“Fenthick! Watch out!” Perianor cried, but it was too late. Shimmering into being in front of him was an earth elemental. Not a small, dust sprite, but a six foot tall, hardened clay, humanoid-shaped being. Fenthick gasped and flinched backward, having never put that much power into a spell before. It was then that the wave of exhaustion hit him and he stumbled. When he did, his foot scattered the chalk powder that the circle had been constructed from, ruining the symbol and breaking the circle. The earth elemental roared in exultation at its freedom and turned toward its summoner to crush him.

Sharn blinked for a moment, then when she saw Fenthick stumble backward something told her that it was very bad. She raced across the room and body slammed into the earth elemental with a growl of rage. “No! Bad muddy.” She growled as she pinned the massive clay body under her own, wrapping her arms around what would be the neck of the creature.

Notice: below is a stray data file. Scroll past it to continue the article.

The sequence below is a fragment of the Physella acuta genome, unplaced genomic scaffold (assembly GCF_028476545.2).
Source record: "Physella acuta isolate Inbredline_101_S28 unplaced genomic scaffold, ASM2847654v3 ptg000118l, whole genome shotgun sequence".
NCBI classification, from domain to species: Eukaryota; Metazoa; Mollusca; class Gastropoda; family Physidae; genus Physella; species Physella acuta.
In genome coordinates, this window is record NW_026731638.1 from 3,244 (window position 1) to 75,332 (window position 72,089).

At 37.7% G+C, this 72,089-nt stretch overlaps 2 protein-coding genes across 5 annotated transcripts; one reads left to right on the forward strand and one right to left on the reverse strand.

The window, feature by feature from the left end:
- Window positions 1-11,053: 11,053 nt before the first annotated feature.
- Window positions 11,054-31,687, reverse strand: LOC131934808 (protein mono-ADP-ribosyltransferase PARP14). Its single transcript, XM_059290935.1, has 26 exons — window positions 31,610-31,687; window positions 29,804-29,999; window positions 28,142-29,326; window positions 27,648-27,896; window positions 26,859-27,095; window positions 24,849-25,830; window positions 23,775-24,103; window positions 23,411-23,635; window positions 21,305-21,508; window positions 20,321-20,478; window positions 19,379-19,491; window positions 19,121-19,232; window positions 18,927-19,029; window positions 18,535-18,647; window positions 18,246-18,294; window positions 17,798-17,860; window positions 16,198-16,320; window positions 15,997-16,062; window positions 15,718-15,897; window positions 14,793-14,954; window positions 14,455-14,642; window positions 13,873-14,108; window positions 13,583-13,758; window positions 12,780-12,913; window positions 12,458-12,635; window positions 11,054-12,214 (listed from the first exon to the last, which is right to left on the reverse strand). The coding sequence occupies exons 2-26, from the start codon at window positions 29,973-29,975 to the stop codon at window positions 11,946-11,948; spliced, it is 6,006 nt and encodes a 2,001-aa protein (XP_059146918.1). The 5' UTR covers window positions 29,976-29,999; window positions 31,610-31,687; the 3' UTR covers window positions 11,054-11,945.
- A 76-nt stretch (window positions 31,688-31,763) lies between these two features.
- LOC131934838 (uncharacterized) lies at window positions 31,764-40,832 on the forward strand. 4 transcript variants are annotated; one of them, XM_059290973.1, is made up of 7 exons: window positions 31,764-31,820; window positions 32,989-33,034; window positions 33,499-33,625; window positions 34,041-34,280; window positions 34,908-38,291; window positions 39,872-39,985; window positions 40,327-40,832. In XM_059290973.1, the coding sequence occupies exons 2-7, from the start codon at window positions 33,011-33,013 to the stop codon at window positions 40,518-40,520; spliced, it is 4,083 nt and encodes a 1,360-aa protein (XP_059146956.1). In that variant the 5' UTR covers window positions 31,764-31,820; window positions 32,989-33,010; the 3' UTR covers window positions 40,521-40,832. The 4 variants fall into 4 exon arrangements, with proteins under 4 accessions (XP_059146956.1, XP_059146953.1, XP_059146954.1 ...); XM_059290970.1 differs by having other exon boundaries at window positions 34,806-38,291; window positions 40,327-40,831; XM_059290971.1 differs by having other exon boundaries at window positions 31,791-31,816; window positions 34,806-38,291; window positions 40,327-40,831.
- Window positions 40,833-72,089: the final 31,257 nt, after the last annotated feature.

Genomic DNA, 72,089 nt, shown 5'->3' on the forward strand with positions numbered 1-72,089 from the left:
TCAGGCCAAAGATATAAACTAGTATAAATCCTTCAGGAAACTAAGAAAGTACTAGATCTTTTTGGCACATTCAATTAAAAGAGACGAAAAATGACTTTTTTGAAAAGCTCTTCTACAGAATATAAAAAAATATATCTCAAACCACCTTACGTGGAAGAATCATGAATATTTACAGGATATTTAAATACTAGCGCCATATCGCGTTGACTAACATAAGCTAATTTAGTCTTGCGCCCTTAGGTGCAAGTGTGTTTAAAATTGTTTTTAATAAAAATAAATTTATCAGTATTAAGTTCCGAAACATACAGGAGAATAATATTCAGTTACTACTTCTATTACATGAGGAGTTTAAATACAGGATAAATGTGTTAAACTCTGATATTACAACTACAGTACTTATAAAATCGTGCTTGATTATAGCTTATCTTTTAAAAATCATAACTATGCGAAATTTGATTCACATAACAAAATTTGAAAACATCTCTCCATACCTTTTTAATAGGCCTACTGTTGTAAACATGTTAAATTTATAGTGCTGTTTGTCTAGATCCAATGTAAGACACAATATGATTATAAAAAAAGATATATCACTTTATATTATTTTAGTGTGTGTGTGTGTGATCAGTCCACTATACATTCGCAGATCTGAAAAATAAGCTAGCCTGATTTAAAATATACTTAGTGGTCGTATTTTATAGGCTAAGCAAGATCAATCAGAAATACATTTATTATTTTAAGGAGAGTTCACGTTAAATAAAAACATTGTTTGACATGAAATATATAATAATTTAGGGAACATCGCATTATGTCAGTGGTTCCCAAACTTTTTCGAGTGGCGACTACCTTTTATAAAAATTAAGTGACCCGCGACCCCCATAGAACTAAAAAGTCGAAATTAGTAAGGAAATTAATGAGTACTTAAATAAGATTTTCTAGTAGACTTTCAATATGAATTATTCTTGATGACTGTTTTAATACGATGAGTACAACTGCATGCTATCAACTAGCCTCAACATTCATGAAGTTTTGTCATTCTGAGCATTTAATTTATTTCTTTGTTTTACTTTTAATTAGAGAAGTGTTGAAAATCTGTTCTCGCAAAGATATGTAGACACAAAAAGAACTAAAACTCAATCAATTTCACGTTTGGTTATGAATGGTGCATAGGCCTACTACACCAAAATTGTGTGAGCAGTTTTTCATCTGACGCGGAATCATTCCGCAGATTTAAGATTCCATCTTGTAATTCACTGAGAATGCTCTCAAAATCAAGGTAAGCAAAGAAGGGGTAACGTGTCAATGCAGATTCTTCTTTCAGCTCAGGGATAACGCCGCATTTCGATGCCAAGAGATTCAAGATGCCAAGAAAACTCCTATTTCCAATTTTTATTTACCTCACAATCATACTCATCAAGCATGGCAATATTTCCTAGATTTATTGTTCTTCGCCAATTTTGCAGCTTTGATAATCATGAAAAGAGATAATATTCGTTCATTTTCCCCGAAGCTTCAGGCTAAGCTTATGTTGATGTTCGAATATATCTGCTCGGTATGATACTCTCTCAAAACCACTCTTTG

In the background, around the beating of her own heart and the thrumming of blood through her muscles, Sharn could hear Perianor’s voice rise confidently, quickly, and firmly in a chant that she assumed to be some sort of banishing spell. The creature thrashed around underneath her, trying to free itself so it could get to the wizard that was tugging at its connection to the ethereal plane. Sharn was too strong though, and did not let go. Moments later, the thing dissolved into thin air underneath her and she collapsed to the ground, holding nothing.

“I’m sorry! I’m sorry, Master! I didn’t mean it…” Fenthick was babbling, eyes wide in horror at his lack of control.